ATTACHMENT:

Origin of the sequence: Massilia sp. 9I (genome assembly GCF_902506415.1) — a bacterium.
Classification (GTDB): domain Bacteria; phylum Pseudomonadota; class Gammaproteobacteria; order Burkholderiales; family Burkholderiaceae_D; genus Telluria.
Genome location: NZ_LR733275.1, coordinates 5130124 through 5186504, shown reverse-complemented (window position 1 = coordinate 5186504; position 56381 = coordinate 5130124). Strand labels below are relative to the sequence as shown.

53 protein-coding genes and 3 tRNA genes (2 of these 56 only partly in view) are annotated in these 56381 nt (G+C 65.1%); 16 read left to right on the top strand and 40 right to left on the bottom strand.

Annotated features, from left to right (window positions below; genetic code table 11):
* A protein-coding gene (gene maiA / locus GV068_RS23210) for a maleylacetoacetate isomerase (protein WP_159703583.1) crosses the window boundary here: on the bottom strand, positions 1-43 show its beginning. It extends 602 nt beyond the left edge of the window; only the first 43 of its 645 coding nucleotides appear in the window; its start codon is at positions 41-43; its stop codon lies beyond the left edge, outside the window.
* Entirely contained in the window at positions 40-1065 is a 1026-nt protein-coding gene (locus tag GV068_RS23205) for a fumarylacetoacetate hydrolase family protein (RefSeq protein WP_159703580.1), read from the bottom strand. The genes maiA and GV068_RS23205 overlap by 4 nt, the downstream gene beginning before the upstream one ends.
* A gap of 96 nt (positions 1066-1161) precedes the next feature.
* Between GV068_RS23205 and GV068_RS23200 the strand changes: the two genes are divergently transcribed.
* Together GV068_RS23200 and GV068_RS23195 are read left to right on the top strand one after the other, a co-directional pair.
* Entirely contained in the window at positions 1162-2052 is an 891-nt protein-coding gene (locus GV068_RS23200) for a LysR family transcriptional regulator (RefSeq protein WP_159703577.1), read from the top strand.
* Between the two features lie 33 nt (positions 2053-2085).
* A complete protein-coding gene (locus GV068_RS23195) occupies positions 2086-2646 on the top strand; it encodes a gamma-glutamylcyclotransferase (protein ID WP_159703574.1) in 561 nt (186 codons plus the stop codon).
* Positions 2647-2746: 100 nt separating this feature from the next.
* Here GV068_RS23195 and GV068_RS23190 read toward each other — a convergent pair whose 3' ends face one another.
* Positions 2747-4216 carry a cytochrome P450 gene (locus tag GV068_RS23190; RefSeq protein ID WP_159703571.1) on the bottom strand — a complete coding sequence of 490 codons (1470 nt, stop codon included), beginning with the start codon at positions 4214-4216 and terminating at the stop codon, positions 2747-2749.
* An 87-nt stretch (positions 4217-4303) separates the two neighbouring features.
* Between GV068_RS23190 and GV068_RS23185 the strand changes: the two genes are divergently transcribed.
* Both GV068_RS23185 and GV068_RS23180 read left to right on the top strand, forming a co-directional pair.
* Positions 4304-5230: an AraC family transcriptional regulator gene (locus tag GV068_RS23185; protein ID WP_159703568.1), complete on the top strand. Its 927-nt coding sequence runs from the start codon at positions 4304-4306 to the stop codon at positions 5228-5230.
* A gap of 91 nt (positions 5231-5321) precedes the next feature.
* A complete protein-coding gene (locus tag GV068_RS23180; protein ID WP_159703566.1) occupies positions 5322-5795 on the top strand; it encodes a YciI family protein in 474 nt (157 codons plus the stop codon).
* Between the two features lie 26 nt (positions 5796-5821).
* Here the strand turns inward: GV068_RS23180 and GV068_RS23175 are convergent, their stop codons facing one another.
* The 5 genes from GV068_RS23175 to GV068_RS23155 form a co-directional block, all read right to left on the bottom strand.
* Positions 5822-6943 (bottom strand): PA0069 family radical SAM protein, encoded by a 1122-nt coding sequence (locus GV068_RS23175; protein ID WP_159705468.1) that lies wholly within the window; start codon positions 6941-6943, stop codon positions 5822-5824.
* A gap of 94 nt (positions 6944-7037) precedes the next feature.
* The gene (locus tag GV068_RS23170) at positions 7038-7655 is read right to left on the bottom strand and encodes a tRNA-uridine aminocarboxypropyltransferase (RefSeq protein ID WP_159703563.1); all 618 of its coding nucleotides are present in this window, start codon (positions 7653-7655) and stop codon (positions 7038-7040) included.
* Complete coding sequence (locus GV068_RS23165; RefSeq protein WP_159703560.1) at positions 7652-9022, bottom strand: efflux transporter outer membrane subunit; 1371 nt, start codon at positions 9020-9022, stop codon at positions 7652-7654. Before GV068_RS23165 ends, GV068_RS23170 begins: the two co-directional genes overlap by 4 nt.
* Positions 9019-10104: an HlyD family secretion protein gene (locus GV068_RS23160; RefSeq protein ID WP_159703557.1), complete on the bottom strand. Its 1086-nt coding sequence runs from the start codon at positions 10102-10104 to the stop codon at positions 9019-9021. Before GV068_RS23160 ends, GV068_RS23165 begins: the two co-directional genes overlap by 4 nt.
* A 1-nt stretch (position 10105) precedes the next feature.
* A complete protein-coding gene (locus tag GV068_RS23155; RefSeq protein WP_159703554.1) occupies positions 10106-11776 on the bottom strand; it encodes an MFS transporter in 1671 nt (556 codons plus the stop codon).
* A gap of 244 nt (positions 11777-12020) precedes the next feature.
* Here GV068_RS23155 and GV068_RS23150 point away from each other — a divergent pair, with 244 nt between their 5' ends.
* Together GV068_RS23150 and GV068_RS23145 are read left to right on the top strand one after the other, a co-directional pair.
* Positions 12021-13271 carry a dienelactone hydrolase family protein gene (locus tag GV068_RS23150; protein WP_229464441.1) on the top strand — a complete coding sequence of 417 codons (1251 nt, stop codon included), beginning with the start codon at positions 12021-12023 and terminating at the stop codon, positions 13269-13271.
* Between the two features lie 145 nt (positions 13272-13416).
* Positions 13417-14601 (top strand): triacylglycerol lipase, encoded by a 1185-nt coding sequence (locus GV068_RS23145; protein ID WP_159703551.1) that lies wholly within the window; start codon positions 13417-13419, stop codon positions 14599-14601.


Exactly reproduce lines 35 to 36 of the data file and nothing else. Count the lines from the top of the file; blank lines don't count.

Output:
* Together GV068_RS23150 and GV068_RS23145 are read left to right on the top strand one after the other, a co-directional pair.
* Positions 12021-13271 carry a dienelactone hydrolase family protein gene (locus tag GV068_RS23150; protein WP_229464441.1) on the top strand — a complete coding sequence of 417 codons (1251 nt, stop codon included), beginning with the start codon at positions 12021-12023 and terminating at the stop codon, positions 13269-13271.